On Christmas Day 1914, the year that World War I began, soldiers left their trenches to observe the holiday in peace.
In the midst of brutal trench warfare, British and German soldiers laid down their arms to sing songs, play soccer, and barter with the cigarettes and sweets they had received in care packages.
More than 25 million people would die in that war, but as Smithsonian Magazine noted, for “a few brief hours” that Christmas Day, “men from both sides on the Western Front laid down their arms, emerged from their trenches, and shared food, carols, games and comradeship.”
That holiday truce was not officially sanctioned and, in some places, it was limited to an occasion for each side to bury their dead strewn across no man’s land, the barren stretch of earth between the opposing sides. On the Eastern Front, fighting continued. The Russians did not celebrate Christmas until January.
As the higher commands for the various sides were opposed to the actions soldiers had taken that Christmas, some participants were punished, and no such truce would again be established for the remainder of the war.
Japan’s aggression during World War II began well before the attack on Pearl Harbor. In 1931, Imperial Japan invaded Manchuria, a vast coastal region in northeastern China. In 1937, it made advances on the rest of the country as well.
It wasn’t until 1941 that Tokyo directly confronted the West with its imperial ambitions, beginning with the December 7 attack on the US naval fleet in Hawaii.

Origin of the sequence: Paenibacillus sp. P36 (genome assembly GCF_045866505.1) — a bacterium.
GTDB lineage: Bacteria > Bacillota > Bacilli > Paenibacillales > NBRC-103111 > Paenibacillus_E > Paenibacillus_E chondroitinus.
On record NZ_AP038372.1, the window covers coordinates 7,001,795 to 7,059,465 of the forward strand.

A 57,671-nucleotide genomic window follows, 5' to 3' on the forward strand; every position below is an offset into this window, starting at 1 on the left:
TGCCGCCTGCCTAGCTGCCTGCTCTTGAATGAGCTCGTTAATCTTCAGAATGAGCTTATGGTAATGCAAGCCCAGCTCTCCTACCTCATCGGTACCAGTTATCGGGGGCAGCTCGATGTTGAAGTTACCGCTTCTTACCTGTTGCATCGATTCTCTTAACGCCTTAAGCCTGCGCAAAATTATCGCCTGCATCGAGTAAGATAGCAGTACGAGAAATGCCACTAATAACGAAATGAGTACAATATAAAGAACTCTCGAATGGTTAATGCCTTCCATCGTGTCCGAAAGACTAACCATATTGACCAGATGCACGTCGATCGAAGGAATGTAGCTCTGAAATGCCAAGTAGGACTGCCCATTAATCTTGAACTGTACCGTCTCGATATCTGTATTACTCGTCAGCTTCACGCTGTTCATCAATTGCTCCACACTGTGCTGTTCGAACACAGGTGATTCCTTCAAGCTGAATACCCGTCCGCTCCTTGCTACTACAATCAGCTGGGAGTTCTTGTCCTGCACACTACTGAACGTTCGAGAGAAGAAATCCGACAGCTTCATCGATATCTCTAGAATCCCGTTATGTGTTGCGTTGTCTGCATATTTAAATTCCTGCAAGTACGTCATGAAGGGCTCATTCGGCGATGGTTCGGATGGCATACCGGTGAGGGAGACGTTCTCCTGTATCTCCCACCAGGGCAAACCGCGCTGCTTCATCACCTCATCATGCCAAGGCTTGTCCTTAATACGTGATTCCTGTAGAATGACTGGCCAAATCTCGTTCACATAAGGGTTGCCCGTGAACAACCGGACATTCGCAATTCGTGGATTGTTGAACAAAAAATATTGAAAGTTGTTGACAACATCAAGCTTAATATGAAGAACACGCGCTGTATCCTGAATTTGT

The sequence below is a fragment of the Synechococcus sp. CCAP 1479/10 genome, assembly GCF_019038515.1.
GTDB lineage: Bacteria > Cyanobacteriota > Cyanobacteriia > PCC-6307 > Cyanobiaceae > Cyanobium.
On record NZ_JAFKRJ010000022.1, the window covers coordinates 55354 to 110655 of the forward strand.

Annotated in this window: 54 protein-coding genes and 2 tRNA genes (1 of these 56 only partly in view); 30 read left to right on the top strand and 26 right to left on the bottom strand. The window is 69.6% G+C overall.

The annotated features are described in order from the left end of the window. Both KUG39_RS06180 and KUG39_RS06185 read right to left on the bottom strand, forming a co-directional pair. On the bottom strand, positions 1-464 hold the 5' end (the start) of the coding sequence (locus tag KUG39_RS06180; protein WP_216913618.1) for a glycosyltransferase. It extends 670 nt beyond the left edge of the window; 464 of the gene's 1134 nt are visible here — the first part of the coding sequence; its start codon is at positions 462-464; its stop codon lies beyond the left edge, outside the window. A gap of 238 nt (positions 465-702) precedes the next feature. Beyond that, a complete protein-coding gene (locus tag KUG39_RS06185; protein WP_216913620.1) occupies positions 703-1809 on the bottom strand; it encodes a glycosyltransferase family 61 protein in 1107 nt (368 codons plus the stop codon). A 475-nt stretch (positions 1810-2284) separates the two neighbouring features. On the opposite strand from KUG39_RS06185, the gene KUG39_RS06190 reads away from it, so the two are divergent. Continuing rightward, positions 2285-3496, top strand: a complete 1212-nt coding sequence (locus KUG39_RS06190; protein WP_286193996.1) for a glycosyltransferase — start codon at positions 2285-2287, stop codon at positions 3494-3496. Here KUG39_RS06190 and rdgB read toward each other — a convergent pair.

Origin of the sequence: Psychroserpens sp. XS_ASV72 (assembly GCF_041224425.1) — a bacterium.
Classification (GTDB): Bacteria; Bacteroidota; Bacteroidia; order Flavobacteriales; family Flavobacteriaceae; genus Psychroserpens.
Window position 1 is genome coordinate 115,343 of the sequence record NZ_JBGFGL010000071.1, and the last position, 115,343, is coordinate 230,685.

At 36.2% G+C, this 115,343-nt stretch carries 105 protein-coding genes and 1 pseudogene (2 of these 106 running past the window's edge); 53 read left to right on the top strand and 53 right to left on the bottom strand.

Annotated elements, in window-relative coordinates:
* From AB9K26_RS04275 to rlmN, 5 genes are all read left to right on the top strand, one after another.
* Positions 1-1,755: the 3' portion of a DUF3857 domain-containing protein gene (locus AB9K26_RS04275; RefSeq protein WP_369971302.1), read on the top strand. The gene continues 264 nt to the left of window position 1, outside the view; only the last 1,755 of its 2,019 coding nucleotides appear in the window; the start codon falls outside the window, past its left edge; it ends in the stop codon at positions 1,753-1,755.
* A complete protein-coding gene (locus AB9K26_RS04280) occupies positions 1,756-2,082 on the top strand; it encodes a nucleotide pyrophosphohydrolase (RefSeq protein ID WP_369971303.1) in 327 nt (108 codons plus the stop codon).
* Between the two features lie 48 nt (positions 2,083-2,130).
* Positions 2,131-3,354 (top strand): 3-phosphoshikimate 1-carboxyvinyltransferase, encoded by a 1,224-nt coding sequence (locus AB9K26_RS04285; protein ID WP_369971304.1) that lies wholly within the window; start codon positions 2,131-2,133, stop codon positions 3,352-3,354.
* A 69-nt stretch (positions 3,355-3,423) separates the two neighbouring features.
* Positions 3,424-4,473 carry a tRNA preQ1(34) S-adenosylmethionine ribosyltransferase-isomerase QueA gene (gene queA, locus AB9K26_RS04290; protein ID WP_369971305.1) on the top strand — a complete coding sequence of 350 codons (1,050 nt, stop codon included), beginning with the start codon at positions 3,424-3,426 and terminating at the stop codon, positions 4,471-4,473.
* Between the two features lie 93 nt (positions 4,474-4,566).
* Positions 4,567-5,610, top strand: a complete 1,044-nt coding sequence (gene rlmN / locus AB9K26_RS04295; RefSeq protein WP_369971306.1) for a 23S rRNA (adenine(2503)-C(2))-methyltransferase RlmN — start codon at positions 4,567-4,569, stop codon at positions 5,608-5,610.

The surprise assault was immediately followed by Japan’s invasion of Hong Kong, a British colony at the time that was defended by local troops from the territory, as well as the United Kingdom, Canada, India, China, and France.
Hundreds died in the 18-day battle for Hong Kong, which ended on Christmas Day 1941. Japan announced the British surrender that day in a radio broadcast.
Imperial Japan would not surrender Hong Kong back to the British Royal Navy until August 30, 1945.
The North American continent does not feature as a major hot spot in the events of World War II.
On Christmas Eve 1941, a small task force of Free French soldiers, operating under the command of Admiral Émile Muselier, stormed the island of St. Pierre, off the coast of Newfoundland, Canada, under the cover of darkness.
They met no resistance, despite the local administrator’s loyalty to France’s Vichy regime, and the island’s administrative centers were taken within an hour.
The storming of the island, which was known for producing liquor that was smuggled into the United States during Prohibition, eliminated what otherwise could have served as a fascist outpost deep among Allied nations.
Indeed, British Prime Minister Winston Churchill had bemoaned the fact that a powerful radio transmitter on the island was regularly airing “Vichy lies and poison throughout the world.”
The news came out quickly. “By five minutes past midnight on December 25, the story of the invasion was telegraphed to Canadian and American newspapers,” according to Douglas Anglin’s “Free French Invasion: The St. Pierre and Miquelon Affaire of 1941.” A day later, Nazi propaganda would falsely claim there had been a bloodbath.
Pierre Bienaimé wrote a previous version of this post.